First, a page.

LCL 318: 238-239
ἐξαρνοῦνται μὴ γενέσθαι ἐν τῷ ἐμπορίῳ τῷ ὑμετέρῳ, ἀλλ᾿ οὐκέτι εἶναί φασι πρὸς ἑαυτοὺς οὐδὲν συμβόλαιον, πεποιηκέναι γὰρ οὐδὲν ἔξω τῶν ἐν τῇ 4συγγραφῇ γεγραμμένων. οἱ μέντοι νόμοι, καθ᾿ οὓς ὑμεῖς δικασταὶ κάθησθε, οὐχ οὕτω λέγουσιν, ἀλλ᾿ ὑπὲρ μὲν τῶν μὴ γενομένων ὅλως συμβολαίων Ἀθήνησι μηδ᾿ εἰς τὸ Ἀθηναίων ἐμπόριον παραγράφεσθαι δεδώκασιν, ἐὰν δέ τις γενέσθαι μὲν ὁμολογῇ, ἀμφισβητῇ δὲ ὡς πάντα πεποίηκε τὰ συγκείμενα, ἀπολογεῖσθαι κελεύουσιν εὐθυδικίαν εἰσιόντα, οὐ κατηγορεῖν τοῦ διώκοντος. οὐ μὴν ἀλλ᾿ ἔγωγε ἐλπίζω καὶ ἐξ αὐτοῦ τοῦ πράγματος 5δείξειν εἰσαγώγιμον τὴν δίκην οὖσαν. σκέψασθε δ᾿, ὦ ἄνδρες Ἀθηναῖοι, τί ὁμολογεῖται παρ᾿ αὐτῶν τούτων καὶ τί ἀντιλέγεται· οὕτω γὰρ ἂν ἄριστα ἐξετάσαιτε. οὐκοῦν δανείσασθαι μὲν ὁμολογοῦσι καὶ συνθήκας ποιήσασθαι τοῦ δανείσματος, φασὶ δ᾿ ἀποδεδωκέναι τὸ χρυσίον Λάμπιδι τῷ Δίωνος οἰκέτῃ ἐν Βοσπόρῳ. ἡμεῖς τοίνυν οὐ μόνον τοῦτο δείξομεν, ὡς οὐκ ἀπέδωκεν, ἀλλ᾿ ὡς οὐδ᾿ ἦν αὐτῷ ἀποδοῦναι. ἀναγκαῖον δ᾿ ἐστὶ βραχέα τῶν ἐξ ἀρχῆς διηγήσασθαι ὑμῖν.
6Ἐγὼ γάρ, ὦ ἄνδρες Ἀθηναῖοι, ἐδάνεισα Φορμίωνι τουτῳὶ εἴκοσι μνᾶς ἀμφοτερόπλουν εἰς τὸν Πόντον ἐπὶ ἑτέρᾳ ὑποθήκῃ, καὶ συγγραφὴν ἐθέμην παρὰ Κίττῳ τῷ τραπεζίτῃ. κελευούσης δὲ τῆς συγγραφῆς ἐνθέσθαι εἰς τὴν ναῦν τετρακισχιλίων φορτία ἄξια, πρᾶγμα ποιεῖ πάντων δεινότατον·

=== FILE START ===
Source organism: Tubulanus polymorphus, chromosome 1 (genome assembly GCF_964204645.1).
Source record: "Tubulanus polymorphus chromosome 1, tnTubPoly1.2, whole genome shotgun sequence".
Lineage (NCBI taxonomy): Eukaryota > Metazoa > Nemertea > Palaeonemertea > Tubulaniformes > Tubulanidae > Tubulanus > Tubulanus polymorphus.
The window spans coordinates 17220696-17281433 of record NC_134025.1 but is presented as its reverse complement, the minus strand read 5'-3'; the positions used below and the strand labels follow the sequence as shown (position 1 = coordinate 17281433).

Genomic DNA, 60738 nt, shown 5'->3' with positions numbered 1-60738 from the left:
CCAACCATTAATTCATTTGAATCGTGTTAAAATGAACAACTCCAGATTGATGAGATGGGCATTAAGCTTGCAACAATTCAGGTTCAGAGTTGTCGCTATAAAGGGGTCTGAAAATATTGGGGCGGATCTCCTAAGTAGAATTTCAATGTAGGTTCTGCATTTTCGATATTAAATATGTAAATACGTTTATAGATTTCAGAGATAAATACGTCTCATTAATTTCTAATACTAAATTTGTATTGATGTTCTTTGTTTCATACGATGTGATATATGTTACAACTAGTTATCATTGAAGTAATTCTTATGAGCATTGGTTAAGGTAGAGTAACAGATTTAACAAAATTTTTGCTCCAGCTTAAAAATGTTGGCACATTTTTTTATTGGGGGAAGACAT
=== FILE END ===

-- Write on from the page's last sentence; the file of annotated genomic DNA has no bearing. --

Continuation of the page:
deny that a contract was made on your exchangea; but they claim that there exists no longer any obligation on their part due to the contract, for they have done nothing that contravenes the terms of the agreement. The laws, however, in accordance4 with which you sit as jurors, do not use this language. They do indeed allow the production of a special plea when there has been no contract at all at Athens or for the Athenian market; but if a man admits that a contract was made, yet contends that he has done everything that the contract requires, they bid him to make a defence on the merits of the case, and not to make the plaintiff a defendant.b Not but that I hope to prove from the facts of the case itself that this suit of mine is admissible. And I beg you, men of5 Athens, to consider what is admitted by these men, and what is disputed; for in this way you will best sift the question. They admit that they borrowed the money, and that they had contracts made to secure the loan; but they claim that they have paid the money to Lampis, the servant of Dio, in Bosporus. We, on our part, shall prove, not only that Phormio did not pay it, but that it was actually impossible for him to pay it. But I must recount to you a few of the things that happened at the outset.
I, men of Athens, lent to this man, Phormio, twenty6 minae for the double voyage to Pontus and back, on the security of goods of twice that value,c and deposited a contract with Cittus the banker. But, although the contract required him to put on board the ship goods to the value of four thousand drachmae, he did the most outrageous thing possible. For while still